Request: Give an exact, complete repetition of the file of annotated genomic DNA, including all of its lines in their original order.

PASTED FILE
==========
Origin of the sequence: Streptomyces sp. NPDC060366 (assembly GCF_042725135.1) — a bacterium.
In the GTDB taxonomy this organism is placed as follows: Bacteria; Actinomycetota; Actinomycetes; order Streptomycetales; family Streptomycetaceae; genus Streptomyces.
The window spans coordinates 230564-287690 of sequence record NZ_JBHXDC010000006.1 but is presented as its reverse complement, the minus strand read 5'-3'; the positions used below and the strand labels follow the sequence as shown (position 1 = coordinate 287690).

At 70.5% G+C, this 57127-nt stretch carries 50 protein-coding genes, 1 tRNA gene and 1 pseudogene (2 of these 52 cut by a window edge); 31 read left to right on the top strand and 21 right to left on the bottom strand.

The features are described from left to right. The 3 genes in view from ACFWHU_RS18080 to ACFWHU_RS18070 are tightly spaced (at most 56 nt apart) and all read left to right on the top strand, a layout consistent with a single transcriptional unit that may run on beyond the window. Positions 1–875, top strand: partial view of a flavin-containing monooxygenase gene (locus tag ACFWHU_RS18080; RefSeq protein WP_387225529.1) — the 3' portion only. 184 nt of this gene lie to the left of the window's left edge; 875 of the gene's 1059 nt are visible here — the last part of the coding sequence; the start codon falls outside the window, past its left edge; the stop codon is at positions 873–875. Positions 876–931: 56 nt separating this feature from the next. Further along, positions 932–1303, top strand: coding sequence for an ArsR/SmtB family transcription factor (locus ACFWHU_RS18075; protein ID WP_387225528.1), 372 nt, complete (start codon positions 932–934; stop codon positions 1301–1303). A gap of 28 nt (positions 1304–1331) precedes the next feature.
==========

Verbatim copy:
Origin of the sequence: Streptomyces sp. NPDC060366 (assembly GCF_042725135.1) — a bacterium.
In the GTDB taxonomy this organism is placed as follows: Bacteria; Actinomycetota; Actinomycetes; order Streptomycetales; family Streptomycetaceae; genus Streptomyces.
The window spans coordinates 230564-287690 of sequence record NZ_JBHXDC010000006.1 but is presented as its reverse complement, the minus strand read 5'-3'; the positions used below and the strand labels follow the sequence as shown (position 1 = coordinate 287690).

At 70.5% G+C, this 57127-nt stretch carries 50 protein-coding genes, 1 tRNA gene and 1 pseudogene (2 of these 52 cut by a window edge); 31 read left to right on the top strand and 21 right to left on the bottom strand.

The features are described from left to right. The 3 genes in view from ACFWHU_RS18080 to ACFWHU_RS18070 are tightly spaced (at most 56 nt apart) and all read left to right on the top strand, a layout consistent with a single transcriptional unit that may run on beyond the window. Positions 1–875, top strand: partial view of a flavin-containing monooxygenase gene (locus tag ACFWHU_RS18080; RefSeq protein WP_387225529.1) — the 3' portion only. 184 nt of this gene lie to the left of the window's left edge; 875 of the gene's 1059 nt are visible here — the last part of the coding sequence; the start codon falls outside the window, past its left edge; the stop codon is at positions 873–875. Positions 876–931: 56 nt separating this feature from the next. Further along, positions 932–1303, top strand: coding sequence for an ArsR/SmtB family transcription factor (locus ACFWHU_RS18075; protein ID WP_387225528.1), 372 nt, complete (start codon positions 932–934; stop codon positions 1301–1303). A gap of 28 nt (positions 1304–1331) precedes the next feature.